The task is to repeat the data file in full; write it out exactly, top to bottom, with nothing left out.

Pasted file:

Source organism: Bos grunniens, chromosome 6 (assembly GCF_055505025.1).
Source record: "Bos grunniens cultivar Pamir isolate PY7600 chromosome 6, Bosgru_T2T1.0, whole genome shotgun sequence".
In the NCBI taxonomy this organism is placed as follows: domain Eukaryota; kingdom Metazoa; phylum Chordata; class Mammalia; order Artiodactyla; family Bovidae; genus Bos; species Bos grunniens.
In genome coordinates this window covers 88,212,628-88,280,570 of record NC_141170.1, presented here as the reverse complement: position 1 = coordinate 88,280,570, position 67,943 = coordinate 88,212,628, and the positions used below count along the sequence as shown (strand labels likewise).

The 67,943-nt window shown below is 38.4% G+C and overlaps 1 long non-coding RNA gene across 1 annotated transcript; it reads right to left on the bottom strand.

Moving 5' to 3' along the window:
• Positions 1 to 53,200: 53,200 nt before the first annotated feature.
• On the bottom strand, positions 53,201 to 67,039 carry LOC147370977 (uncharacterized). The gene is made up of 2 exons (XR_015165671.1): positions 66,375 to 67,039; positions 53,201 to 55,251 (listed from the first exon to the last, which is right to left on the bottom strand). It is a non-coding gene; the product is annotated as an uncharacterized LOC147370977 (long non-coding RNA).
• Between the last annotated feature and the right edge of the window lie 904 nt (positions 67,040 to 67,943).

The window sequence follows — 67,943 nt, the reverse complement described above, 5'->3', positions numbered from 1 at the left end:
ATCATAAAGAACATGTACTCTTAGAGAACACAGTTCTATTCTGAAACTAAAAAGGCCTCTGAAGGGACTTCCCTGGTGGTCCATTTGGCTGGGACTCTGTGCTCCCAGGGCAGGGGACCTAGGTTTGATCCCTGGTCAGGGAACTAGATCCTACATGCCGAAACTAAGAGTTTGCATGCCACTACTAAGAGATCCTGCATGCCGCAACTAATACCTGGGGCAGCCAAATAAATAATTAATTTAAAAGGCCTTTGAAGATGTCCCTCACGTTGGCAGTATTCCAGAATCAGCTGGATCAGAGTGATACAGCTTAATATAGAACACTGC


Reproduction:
Source organism: Bos grunniens, chromosome 6 (assembly GCF_055505025.1).
Source record: "Bos grunniens cultivar Pamir isolate PY7600 chromosome 6, Bosgru_T2T1.0, whole genome shotgun sequence".
In the NCBI taxonomy this organism is placed as follows: domain Eukaryota; kingdom Metazoa; phylum Chordata; class Mammalia; order Artiodactyla; family Bovidae; genus Bos; species Bos grunniens.
In genome coordinates this window covers 88,212,628-88,280,570 of record NC_141170.1, presented here as the reverse complement: position 1 = coordinate 88,280,570, position 67,943 = coordinate 88,212,628, and the positions used below count along the sequence as shown (strand labels likewise).

The 67,943-nt window shown below is 38.4% G+C and overlaps 1 long non-coding RNA gene across 1 annotated transcript; it reads right to left on the bottom strand.

Moving 5' to 3' along the window:
• Positions 1 to 53,200: 53,200 nt before the first annotated feature.
• On the bottom strand, positions 53,201 to 67,039 carry LOC147370977 (uncharacterized). The gene is made up of 2 exons (XR_015165671.1): positions 66,375 to 67,039; positions 53,201 to 55,251 (listed from the first exon to the last, which is right to left on the bottom strand). It is a non-coding gene; the product is annotated as an uncharacterized LOC147370977 (long non-coding RNA).
• Between the last annotated feature and the right edge of the window lie 904 nt (positions 67,040 to 67,943).

The window sequence follows — 67,943 nt, the reverse complement described above, 5'->3', positions numbered from 1 at the left end:
ATCATAAAGAACATGTACTCTTAGAGAACACAGTTCTATTCTGAAACTAAAAAGGCCTCTGAAGGGACTTCCCTGGTGGTCCATTTGGCTGGGACTCTGTGCTCCCAGGGCAGGGGACCTAGGTTTGATCCCTGGTCAGGGAACTAGATCCTACATGCCGAAACTAAGAGTTTGCATGCCACTACTAAGAGATCCTGCATGCCGCAACTAATACCTGGGGCAGCCAAATAAATAATTAATTTAAAAGGCCTTTGAAGATGTCCCTCACGTTGGCAGTATTCCAGAATCAGCTGGATCAGAGTGATACAGCTTAATATAGAACACTGC